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Shell Ginger


Photo: TARUMI Kengo

“Hello,” “Nice to meet you” and hand your business card—a typical exchange, however in Okinawa, sometimes people then look at each other and smile, “Oh, you too?” That is when their cards are made of matching shell ginger paper. And what’s more, when they see that their minsā-weaved card cases are matching as well, all reserves are thrown away: “Indeed, uchinā-made is great!” 

Shell ginger papers are made of shell ginger fibers. Its brown fibers blend in sporadically on the pale cream color, giving them each a special expression. 

Shell ginger is a plant belonging to Zingiberaceae, also called san-nin in dialect. Its glossy firm leaves—known as the mūchī-gāsa—are used to wrap Okinawan rice cake, mūchī. When the season of mūchī (December 8th of the lunar calendar) arrives, we can see children wrap the mūchī with a shell ginger leaf bigger than their hands in every nursery or kindergarten in Okinawa. As the mūchī gets steamed, the unique refreshing scent of shell ginger rises from the mūchī and gives an accent to its simple taste. 

In the bygone days, children used to hold shell ginger flowers in their mouths to blow them—like how we do with Chinese lantern plants—and enjoy the sound. My mother is a kindergarten teacher and had a chance to let the kids in her class try. Unfortunately, no one could blow the sound. It seems like children nowadays can get to know the shell ginger only during the once-a-year mūchī season. Shell ginger used to grow everywhere in the past; we would just pick them from the backyard or the mountains nearby when the mūchī season came. Now, it is difficult to find them growing in cities and to save time, many buy a washed and bundled packet in the market.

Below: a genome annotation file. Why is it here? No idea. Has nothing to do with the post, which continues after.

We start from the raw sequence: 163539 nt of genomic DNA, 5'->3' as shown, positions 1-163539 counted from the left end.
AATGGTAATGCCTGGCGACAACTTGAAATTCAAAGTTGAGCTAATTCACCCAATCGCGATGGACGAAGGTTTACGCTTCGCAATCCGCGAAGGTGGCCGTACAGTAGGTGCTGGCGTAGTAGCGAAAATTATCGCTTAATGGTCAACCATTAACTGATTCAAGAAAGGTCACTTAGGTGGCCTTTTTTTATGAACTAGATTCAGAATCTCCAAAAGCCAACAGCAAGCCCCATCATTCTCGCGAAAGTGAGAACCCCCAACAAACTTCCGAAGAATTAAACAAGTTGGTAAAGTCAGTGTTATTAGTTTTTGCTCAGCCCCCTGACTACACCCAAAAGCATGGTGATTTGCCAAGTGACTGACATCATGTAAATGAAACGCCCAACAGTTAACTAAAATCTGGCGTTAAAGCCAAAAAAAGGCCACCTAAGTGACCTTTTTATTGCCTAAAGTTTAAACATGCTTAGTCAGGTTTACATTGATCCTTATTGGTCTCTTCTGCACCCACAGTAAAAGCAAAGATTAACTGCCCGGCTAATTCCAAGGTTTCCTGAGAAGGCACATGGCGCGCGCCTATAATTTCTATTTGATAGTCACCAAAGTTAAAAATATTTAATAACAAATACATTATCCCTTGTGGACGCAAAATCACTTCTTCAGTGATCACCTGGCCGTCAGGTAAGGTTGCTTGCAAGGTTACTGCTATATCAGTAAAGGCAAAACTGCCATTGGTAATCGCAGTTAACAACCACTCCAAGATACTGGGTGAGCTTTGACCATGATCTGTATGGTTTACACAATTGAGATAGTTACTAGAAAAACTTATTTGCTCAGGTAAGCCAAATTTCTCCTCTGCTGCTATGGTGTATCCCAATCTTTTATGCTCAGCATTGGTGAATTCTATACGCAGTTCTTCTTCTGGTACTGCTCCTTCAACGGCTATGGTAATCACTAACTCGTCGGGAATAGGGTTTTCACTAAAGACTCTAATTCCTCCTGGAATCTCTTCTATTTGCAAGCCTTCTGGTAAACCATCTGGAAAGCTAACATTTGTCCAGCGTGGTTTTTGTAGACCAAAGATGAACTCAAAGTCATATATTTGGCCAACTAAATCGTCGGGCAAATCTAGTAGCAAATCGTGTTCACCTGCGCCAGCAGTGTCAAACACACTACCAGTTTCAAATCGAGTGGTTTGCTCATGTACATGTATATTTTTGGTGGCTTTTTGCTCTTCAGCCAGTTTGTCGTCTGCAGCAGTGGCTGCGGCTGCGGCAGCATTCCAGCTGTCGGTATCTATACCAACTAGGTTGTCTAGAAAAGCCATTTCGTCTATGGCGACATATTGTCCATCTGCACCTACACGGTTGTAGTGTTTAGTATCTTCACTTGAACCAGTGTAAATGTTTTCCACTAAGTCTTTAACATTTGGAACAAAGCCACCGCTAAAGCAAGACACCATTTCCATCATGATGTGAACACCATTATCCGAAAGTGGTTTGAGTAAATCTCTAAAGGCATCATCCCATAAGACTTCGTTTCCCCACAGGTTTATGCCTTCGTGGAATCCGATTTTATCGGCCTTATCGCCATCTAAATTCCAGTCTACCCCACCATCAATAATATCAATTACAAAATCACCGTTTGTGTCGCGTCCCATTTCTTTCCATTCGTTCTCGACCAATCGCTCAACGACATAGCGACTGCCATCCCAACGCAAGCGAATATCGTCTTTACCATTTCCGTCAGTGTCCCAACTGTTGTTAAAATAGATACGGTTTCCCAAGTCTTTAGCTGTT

Meanwhile, shell ginger’s insect repellent, deodorization, and antibacterial effects are coming into the spotlight in various fields. Shell ginger paper is used daily for business cards or postcards, or for containers to keep important papers. Its fiber is used for tatami mats, as well as in very breathable textiles of natural coloring to make clothes and handbags. Essence extracted from its leaves is employed for soba noodles, cakes, and rice cakes. More and more products are developed using their beautiful green color and unique flavor. Chatan city has announced itself as the “country of shell ginger” which has led to the birth of  “Chatan San-nin Ondo” sung by Itsumi Group1, and the whole city is revitalized by projects relying on shell ginger.

If children could get to know this plant on other occasions than the mūchī season, one day, we might be able to hear the sound of them blowing the shell ginger.2

Editor’s Note:

  1. A vocal group of Okinawan mothers.
  2. On the Daitō Islands exists a unique species, Daito Gettou (Daito Shell Ginger), Alpinia zerumbet var. excelsa. This plant is a specialty of these islands, used for essence oil, soap, and snack flavor.